When applying for mortgages, you have the opportunity to select from multiple mortgage terms. Some of the most common mortgage terms are the 15-year and 30-year loan. But other terms are offered, such as 10, 20, and 40-year mortgages. Take the following factors into account when deciding what term will work best for your financial needs:
The Amount of Cash You Have to Devote to Your Mortgage Payment
In general, the longer your mortgage term, the lower your mortgage payment. This is because spreading the balance of your home's purchase price out over a longer period results in lower payments.
However, do not make the mistake of assuming that a 15-year mortgage payment will be twice that of a 30-year mortgage payment. Not only do shorter mortgage terms usually have lower interest rates, but you also reduce your interest expenses by paying off the loan in a shorter period of time.
For example, compare the monthly payments of a $200,000 mortgage for a 15-year and 30-year mortgage. Assume that the 15-year mortgage has an interest rate of 4.5 percent, and the 30-year loan has an interest rate of 5 percent. The 15-year loan will have a monthly payment of $1,529.99, while the payment for the 30-year loan is $1,073.64.
Remember, unless your mortgage has a prepayment penalty, you can always make additional principal payments to pay the mortgage off ahead of schedule. You don't have to keep your 30-year mortgage the whole term; instead, make extra principal payments to pay it off in less time. This lets you enjoy the savings of a shorter mortgage term without permanently committing to the higher payment.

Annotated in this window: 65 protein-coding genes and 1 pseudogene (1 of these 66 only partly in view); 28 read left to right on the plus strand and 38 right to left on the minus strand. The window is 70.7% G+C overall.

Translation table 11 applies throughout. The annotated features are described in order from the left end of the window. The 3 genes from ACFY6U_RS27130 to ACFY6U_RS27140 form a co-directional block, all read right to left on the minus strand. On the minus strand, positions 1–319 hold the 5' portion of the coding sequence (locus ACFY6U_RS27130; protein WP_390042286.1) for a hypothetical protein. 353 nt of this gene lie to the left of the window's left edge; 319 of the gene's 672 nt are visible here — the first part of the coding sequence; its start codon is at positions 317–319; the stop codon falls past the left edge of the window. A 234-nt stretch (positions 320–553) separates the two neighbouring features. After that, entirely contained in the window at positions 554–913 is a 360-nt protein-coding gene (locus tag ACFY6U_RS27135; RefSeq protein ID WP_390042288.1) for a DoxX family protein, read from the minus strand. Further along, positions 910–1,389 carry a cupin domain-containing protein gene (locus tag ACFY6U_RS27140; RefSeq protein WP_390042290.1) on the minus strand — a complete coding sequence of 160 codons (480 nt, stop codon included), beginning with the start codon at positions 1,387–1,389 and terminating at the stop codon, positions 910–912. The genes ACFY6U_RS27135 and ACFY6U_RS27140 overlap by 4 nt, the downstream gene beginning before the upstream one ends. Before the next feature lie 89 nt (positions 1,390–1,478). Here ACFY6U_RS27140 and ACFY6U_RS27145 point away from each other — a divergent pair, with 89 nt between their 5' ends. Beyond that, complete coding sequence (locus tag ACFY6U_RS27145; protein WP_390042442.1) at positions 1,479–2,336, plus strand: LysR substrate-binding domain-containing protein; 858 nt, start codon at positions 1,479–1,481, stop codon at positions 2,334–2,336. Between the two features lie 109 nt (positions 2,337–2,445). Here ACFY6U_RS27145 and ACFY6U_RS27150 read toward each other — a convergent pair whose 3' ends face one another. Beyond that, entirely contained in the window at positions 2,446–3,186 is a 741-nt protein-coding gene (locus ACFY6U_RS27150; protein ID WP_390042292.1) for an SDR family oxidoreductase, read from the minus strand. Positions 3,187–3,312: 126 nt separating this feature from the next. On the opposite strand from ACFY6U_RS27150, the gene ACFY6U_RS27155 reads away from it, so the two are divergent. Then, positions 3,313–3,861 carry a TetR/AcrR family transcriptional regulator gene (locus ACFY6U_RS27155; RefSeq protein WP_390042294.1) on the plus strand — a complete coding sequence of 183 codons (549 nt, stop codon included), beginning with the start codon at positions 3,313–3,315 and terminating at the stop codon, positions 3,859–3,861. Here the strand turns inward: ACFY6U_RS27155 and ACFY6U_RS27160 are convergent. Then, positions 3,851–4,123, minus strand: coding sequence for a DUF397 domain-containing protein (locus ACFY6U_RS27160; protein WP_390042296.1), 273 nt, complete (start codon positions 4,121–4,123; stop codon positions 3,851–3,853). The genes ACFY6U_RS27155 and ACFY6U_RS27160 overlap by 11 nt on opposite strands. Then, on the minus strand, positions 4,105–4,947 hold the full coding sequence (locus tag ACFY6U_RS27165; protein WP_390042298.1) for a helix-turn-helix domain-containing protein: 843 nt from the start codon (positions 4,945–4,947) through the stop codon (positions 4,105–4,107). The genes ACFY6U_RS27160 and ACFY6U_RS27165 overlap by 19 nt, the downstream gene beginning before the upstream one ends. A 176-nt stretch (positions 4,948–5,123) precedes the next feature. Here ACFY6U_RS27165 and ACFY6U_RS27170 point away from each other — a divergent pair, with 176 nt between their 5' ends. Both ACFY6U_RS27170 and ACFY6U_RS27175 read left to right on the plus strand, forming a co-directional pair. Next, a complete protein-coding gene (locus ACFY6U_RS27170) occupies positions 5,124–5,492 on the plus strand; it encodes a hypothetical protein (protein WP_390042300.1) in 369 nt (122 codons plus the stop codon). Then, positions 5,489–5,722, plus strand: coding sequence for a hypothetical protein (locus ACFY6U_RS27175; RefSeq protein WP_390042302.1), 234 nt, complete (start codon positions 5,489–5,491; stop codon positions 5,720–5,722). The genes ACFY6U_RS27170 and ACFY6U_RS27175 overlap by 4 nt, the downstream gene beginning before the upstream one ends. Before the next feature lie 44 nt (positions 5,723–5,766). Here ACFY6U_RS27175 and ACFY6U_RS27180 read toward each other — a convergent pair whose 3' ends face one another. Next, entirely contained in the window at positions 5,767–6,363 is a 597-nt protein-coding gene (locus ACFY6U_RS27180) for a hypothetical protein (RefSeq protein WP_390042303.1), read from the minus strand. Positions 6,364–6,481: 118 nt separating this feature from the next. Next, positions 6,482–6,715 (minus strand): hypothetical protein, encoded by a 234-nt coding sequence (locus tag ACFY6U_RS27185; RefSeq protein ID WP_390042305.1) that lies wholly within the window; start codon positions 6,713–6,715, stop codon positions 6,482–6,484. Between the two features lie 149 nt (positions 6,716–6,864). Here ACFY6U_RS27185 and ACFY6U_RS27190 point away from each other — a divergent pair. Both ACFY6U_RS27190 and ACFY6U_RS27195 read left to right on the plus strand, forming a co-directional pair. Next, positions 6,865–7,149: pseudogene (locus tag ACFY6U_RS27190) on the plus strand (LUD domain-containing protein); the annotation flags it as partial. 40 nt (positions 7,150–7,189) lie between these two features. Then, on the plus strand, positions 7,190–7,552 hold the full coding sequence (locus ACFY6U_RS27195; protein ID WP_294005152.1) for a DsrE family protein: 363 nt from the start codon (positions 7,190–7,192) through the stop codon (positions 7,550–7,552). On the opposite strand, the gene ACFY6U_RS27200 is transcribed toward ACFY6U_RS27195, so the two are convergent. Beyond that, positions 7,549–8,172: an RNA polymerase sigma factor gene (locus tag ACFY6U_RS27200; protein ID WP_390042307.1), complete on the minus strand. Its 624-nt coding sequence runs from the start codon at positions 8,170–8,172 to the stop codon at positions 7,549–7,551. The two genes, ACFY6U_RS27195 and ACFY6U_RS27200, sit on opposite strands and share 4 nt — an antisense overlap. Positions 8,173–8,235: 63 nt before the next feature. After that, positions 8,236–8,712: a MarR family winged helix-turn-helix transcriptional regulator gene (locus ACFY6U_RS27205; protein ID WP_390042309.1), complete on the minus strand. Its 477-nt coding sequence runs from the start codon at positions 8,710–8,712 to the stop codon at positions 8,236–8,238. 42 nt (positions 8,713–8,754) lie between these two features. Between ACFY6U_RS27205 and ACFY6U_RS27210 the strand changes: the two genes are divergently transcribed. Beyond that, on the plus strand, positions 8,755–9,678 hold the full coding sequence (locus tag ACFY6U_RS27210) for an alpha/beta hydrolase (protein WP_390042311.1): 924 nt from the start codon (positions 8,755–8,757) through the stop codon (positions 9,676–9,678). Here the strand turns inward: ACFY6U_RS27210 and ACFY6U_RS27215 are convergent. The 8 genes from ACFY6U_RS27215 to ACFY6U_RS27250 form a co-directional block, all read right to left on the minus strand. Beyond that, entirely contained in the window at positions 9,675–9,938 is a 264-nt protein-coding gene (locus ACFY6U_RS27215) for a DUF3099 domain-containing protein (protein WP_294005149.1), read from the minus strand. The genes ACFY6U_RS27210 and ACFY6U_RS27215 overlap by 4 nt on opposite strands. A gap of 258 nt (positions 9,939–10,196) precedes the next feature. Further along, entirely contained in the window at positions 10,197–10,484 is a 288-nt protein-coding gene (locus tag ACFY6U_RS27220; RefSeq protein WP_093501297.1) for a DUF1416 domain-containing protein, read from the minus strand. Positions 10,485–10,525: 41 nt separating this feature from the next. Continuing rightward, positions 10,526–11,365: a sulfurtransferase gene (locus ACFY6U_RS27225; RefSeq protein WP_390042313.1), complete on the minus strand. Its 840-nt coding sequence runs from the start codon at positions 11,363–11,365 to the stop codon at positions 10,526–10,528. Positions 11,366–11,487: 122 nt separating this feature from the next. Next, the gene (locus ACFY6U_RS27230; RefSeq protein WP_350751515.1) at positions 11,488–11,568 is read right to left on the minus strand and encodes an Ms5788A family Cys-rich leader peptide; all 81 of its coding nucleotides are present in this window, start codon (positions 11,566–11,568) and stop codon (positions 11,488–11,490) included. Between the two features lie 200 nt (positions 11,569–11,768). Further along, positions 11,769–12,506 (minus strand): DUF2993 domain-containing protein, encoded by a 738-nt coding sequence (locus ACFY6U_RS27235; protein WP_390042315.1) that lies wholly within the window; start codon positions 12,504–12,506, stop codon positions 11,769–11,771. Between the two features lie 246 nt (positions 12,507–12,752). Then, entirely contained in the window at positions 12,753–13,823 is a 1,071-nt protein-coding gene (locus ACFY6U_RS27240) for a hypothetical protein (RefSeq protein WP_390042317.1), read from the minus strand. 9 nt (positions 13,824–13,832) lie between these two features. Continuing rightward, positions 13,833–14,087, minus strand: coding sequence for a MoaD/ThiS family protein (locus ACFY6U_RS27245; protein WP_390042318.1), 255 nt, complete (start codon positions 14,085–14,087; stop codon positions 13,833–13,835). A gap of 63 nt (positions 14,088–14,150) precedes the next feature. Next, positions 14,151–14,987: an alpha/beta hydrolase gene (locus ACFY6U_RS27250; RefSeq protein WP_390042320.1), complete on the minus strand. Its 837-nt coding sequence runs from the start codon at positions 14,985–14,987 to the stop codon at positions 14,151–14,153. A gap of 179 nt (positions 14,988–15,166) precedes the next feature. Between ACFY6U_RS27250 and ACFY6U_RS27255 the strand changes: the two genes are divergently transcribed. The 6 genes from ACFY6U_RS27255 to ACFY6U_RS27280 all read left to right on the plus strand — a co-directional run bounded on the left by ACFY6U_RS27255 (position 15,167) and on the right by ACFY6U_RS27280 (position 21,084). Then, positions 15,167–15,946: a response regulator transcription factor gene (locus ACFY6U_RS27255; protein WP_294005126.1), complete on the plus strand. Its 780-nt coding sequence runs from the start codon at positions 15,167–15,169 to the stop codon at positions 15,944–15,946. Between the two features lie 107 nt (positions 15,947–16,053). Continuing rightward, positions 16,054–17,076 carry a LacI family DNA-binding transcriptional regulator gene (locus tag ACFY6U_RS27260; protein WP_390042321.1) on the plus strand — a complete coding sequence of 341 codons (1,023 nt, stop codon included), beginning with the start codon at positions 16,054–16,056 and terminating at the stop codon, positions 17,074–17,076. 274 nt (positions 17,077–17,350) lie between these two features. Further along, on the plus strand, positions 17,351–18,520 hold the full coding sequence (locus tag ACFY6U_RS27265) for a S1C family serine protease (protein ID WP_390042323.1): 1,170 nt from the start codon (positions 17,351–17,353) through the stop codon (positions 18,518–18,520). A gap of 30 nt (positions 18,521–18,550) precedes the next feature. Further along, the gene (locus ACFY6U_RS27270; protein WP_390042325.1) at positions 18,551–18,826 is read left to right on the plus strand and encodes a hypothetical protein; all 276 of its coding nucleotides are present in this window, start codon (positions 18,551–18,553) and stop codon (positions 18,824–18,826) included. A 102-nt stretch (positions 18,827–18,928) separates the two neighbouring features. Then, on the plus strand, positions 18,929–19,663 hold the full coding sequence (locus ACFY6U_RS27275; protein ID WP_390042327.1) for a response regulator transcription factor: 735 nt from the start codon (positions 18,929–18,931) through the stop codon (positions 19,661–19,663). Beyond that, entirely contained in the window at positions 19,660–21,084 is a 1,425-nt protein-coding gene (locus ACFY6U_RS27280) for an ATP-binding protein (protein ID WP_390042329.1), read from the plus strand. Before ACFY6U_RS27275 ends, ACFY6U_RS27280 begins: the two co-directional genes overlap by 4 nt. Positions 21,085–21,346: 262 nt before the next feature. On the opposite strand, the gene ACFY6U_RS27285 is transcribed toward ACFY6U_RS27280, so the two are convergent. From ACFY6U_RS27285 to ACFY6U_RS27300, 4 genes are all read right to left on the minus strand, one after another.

Some feel that their extra cash is better off in an investment account, where it may possibly earn a higher return. Others prefer the guaranteed return you get by paying the debt off early.
The Length of Time That You Plan to Stay in the Home
You should also use the length of time that you plan to stay in the home when deciding your preferred mortgage term. If you know that you will only live in the home for a few years, opting for a 30 or even 40-year mortgage may be a better decision.
Many homeowners do not like to tie their money up in homes that they do not plan on staying in. Even though a shorter mortgage term does increase your equity at a faster rate, you sacrifice your liquidity with a shorter mortgage term. The only way to get this cash back is by selling the home or taking out a home equity line of credit.
Contact a company like JRT Mortgage for more information and assistance.